4. Billing and Revenue Cycle Management – Outlived its ‘Shelf Life’?
One more obstacle to data-driven healthcare is billing and revenue cycle management used by provider groups and hospitals. Value-based healthcare demands a change.
“Medical billing really needs to go away in its current format,” Silvestro stressed. “It’s not meaningfully representing the outcomes in a patient’s case, and we must focus on outcomes. For a data-driven, outcome-focused world, we need financial incentive models to reward providers differently. So providers can target getting patients back to work two weeks sooner than they might at a nearby healthcare facility,” for example. “That’s value-based care in action,” he added.
“So instead of paying according to contracts between payers and providers, let’s pay for outcomes that the patient sees. We know the average cost for a given condition; if the provider gets a patient healthy sooner, the provider should get a bonus. And if we publish this data, physicians have incentives to improve care and stay ahead of competitors.” While we’re moving in this direction, Silvestro said, “we’re not there yet.”
5. Legacy Systems and Their Impact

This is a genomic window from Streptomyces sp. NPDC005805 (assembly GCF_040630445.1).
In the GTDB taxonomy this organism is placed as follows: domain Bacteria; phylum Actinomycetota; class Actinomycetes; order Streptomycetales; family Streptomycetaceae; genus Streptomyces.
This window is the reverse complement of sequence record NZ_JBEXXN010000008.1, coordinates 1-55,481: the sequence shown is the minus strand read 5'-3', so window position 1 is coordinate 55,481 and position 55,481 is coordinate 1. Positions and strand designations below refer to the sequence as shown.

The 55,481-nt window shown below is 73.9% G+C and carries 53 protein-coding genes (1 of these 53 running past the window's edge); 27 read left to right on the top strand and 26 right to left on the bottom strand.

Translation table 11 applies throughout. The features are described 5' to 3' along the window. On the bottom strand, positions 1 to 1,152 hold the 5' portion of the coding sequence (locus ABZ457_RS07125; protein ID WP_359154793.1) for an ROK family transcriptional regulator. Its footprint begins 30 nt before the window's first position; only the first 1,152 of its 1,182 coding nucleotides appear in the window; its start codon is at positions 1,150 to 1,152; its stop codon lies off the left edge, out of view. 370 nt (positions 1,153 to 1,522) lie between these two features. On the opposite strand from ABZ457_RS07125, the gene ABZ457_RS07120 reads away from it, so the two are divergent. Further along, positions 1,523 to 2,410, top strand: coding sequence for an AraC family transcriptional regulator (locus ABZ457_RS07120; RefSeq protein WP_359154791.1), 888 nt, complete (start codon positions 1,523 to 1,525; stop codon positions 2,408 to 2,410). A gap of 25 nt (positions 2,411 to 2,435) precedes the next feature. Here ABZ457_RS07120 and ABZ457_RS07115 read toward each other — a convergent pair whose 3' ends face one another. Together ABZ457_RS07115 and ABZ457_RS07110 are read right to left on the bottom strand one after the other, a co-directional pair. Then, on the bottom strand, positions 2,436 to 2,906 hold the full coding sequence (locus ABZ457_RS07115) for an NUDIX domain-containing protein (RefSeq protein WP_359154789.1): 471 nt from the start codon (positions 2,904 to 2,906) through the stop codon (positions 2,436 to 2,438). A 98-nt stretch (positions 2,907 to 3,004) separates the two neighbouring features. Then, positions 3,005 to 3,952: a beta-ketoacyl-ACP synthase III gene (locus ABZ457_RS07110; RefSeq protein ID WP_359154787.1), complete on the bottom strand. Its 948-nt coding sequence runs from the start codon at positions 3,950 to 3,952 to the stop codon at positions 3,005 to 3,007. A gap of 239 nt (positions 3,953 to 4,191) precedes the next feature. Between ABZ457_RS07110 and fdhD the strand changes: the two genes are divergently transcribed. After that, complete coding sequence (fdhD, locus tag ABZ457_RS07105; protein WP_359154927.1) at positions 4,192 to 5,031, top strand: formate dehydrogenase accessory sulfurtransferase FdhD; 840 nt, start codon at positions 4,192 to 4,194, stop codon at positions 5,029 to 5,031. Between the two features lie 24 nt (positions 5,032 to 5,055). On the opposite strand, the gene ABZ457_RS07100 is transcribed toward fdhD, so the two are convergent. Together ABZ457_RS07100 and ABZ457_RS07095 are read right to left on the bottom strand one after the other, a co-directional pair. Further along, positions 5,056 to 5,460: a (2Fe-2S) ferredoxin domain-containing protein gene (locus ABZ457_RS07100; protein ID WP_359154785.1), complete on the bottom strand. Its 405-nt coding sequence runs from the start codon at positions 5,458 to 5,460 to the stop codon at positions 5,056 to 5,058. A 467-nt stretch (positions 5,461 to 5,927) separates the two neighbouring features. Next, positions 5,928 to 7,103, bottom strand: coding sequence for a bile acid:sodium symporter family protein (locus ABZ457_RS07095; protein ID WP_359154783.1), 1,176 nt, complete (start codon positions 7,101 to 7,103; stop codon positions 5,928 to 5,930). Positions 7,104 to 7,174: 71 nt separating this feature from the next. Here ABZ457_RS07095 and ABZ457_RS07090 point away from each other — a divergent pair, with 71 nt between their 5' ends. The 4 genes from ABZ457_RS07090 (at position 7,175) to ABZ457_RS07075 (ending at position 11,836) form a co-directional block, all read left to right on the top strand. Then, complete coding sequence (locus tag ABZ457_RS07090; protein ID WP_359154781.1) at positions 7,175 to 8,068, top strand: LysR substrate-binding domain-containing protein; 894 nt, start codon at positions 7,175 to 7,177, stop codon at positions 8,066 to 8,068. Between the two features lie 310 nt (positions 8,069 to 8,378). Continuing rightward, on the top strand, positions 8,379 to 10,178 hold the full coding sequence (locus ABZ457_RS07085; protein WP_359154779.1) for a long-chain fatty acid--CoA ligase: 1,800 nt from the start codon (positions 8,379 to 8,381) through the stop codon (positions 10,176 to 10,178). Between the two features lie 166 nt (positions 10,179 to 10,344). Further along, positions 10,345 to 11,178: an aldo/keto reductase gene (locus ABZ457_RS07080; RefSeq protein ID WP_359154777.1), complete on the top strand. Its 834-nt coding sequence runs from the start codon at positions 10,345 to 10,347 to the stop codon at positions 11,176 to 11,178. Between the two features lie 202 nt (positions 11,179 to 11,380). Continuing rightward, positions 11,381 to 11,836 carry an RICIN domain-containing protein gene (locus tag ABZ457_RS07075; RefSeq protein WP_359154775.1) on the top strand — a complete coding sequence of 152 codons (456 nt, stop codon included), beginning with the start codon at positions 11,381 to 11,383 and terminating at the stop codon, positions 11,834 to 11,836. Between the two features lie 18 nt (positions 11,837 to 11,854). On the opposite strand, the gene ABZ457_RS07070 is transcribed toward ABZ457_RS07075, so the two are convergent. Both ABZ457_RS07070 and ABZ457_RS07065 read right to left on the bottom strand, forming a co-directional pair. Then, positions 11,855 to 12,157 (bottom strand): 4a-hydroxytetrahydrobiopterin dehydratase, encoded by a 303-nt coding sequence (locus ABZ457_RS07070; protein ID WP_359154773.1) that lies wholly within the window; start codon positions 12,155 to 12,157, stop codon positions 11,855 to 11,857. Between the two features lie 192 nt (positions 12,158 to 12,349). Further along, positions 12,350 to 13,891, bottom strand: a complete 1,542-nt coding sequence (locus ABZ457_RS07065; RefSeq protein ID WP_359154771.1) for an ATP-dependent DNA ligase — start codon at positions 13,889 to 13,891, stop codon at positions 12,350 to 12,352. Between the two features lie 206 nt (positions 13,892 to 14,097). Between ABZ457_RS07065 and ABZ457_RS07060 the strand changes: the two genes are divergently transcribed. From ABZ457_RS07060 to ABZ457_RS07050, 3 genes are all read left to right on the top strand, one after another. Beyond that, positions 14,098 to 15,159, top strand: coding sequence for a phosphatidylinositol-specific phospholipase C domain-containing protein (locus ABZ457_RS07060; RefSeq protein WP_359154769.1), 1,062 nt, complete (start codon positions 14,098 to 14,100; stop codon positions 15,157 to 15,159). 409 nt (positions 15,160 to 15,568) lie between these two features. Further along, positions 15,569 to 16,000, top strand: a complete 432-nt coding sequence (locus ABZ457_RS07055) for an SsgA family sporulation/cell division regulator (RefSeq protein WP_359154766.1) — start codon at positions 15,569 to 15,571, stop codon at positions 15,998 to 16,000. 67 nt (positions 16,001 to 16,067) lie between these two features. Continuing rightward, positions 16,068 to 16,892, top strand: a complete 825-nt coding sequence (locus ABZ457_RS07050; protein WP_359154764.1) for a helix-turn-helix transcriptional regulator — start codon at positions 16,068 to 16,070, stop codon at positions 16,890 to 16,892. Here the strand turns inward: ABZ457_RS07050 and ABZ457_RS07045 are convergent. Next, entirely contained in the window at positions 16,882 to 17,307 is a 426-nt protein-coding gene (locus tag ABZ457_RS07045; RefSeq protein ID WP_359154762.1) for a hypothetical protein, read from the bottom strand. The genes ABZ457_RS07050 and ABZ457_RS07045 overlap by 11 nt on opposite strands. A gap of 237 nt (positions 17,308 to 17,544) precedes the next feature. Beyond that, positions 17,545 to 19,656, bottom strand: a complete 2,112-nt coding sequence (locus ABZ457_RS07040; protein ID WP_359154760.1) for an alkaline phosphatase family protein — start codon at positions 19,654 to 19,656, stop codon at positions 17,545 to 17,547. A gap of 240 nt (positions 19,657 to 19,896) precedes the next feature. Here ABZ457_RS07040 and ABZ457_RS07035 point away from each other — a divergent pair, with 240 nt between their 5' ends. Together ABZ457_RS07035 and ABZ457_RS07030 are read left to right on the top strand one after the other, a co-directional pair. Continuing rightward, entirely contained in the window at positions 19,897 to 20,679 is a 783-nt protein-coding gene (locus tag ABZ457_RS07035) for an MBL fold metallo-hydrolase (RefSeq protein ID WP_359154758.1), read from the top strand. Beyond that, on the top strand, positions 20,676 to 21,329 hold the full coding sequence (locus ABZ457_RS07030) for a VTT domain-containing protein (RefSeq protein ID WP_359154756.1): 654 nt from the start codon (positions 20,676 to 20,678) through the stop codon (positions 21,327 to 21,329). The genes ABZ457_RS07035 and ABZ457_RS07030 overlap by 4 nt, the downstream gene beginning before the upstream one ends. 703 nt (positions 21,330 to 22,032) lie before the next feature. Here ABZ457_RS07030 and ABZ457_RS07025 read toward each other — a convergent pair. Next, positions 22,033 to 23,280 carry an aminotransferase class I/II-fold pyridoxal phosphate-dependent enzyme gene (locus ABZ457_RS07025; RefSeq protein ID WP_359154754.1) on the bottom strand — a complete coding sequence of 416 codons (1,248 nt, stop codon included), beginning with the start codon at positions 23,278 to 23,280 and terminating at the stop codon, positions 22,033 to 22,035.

A final roadblock we face, says Silvestro, is legacy systems where data is being “held hostage” from the patient, from facilities, and is released only for a fee – if released at all. In a data-driven world, capturing data accurately requires shifting from a legacy model to one that’s open, more innovative and patient-friendly.
Silvestro points out that “legacy systems are closed systems. They’re built to keep data in, so people can’t get it out. People must pay to access to their own data, pay for access to what they already own,” he adds. In a data-driven world, “the data would flow freely to patients. So legacy systems are ill-equipped to be interoperable, ‘smart systems’ or open platforms. They’re just the opposite.”
But once data gets opened up for analysis and broad use, innovation begins – and, as Silvestro points out, patients are the beneficiaries. “If you use the right technology, process the data at the point of care and refine that information, you won’t accumulate 5 million medical notes daily. Instead, you now have data that is run against an algorithm that supports physicians and tells them, ‘Go call this patient – there’s a problem here’.”
“If we want data-driven decisions in physicians’ offices and hospitals soon,” says Kyle Silvestro, “we have to innovate with leading-edge technology like NLP and machine learning to go around these roadblocks. If we don’t do it now, then when?”
**Source for mHealth apps used by consumers: IMS Institute, “Patient Adoption of mHealth” (2015) – presented at HIMSS mHealth Summit (Nov. 11, 2015).